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Get Your Politics Out of My Pandemic!

A few ways politics has gotten mixed up with COVID-19 decision making.

I specialize in medical decision making, not politics, and yet, when it comes to COVID-19, it seems that medical issues are becoming secondary to political considerations. This is very bad news for our health.

1. The U.S. was one of the last countries to impose a lockdown, which meant loss of lives that could have been saved. This did not happen because the data on the virus was missing, or the trajectories weren't clear. It likely happened, in part, because some politicians viewed this kind of response to the virus as surrender. These same politicians apparently failed to see the long-term implications of the disease, which is why I was interviewed on TV on March 19 and was asked to comment on spring break in Florida. Students were roaming the streets and the beaches without wearing masks or social distancing. Miami now has 70 deaths per 100,000 citizens, more than the U.S. average of 51, or Canada's average of 24.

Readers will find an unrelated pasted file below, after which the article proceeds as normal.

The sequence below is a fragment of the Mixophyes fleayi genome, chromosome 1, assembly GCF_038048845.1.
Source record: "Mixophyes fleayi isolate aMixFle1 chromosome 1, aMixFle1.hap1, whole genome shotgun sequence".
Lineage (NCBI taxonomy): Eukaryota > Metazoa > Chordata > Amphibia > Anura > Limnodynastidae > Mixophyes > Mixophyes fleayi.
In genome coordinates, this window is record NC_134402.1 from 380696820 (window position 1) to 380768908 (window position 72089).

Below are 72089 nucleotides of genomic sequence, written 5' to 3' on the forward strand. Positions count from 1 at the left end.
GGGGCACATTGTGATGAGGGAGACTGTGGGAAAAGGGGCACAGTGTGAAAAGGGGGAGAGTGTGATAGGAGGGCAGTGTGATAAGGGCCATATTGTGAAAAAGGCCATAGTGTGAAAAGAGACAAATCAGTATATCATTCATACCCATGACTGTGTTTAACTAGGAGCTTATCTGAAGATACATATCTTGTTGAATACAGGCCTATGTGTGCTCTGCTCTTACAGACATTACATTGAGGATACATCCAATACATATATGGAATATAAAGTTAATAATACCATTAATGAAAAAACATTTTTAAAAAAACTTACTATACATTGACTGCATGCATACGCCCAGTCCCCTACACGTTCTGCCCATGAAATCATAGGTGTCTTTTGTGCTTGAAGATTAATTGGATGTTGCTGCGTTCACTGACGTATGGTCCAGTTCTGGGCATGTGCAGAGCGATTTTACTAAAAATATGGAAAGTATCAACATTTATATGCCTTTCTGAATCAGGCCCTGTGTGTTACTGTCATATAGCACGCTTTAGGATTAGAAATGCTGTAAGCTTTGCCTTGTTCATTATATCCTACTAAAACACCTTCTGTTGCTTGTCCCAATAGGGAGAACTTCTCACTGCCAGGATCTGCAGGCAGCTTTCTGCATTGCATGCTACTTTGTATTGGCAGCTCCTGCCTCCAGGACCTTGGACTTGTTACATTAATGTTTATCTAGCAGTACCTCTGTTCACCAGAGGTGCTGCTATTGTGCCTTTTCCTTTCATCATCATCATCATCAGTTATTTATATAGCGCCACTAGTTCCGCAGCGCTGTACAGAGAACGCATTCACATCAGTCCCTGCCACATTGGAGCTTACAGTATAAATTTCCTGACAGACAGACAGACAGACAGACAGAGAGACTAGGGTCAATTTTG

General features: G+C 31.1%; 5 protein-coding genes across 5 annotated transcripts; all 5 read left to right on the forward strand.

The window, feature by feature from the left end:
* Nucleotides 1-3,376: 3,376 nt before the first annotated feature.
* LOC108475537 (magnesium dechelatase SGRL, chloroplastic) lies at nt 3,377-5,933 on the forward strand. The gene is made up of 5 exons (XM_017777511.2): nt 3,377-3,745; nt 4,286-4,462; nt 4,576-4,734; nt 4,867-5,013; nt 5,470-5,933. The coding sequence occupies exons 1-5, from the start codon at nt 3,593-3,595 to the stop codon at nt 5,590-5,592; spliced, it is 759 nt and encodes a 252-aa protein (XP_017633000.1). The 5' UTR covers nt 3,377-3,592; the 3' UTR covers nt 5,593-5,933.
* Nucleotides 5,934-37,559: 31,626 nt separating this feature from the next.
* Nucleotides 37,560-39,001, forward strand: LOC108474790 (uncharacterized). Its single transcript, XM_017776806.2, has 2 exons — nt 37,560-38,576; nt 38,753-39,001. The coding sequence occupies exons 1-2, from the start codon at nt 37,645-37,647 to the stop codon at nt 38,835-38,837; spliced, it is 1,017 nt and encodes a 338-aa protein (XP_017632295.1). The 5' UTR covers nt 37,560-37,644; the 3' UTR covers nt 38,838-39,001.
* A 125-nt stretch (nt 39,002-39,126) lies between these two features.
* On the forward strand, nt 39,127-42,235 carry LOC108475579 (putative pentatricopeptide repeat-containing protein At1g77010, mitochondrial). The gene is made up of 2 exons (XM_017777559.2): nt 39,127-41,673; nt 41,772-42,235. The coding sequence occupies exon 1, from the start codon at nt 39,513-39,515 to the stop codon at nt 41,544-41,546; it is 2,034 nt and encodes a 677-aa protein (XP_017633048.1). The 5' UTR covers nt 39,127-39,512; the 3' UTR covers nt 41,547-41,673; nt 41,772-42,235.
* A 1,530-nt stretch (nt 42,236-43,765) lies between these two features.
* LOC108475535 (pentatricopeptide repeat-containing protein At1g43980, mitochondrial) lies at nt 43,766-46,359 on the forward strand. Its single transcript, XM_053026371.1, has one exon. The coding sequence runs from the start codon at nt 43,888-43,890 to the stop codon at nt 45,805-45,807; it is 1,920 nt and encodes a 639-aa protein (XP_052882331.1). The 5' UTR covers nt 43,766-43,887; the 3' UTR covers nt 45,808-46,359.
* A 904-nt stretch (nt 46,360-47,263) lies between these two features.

2. Nowhere has mask-wearing been as politicized as in the U.S. It took President Trump a while to start wearing them, and in the meantime masks seemed to became to (some!) Republicans what bras used to be for feminists: an accessory you do without and make a statement in doing so.

The truth is, though, that viruses and bacteria don't care who you vote for. They don't discriminate, they just love to spread themselves and feast on your respiratory tract. Masks stop the spread, and do an even better job when social distancing is also maintained. This is true of everyone's body, no matter their political opinions. Even if you think masks are stupid and wearing them is a sign of weakness, your body will thank you if you put one on, for your health's sake.

3. And if U.S. politics isn't sufficiently complicated around the virus, the Israeli government is now discussing limiting restaurant seating even more, as COVID-19 is on the rise. Why is this political, you ask? Because the most corona-stricken places in Israel are ultra-orthodox cities, where people live in close proximity to one another (and don't go to restaurants!). Tel Aviv, Israel's high-tech and entertainment hub, is relatively free of COVID. This doesn't make sense until you take a look at the government and understand why they might object to locking down ultra-orthodox cities. The danger here lies in losing public trust and reducing adherence to measures that seem random, at best. What I propose is to decide based on data and solid evidence-based health experts' advice. Don't worry, politicians—at the end of the day, everyone, even the die-hard anti-maskers, want you to keep them healthy.

For more thoughts on the unholy marriage of politics and health, follow Dr. Jordan Shlain.

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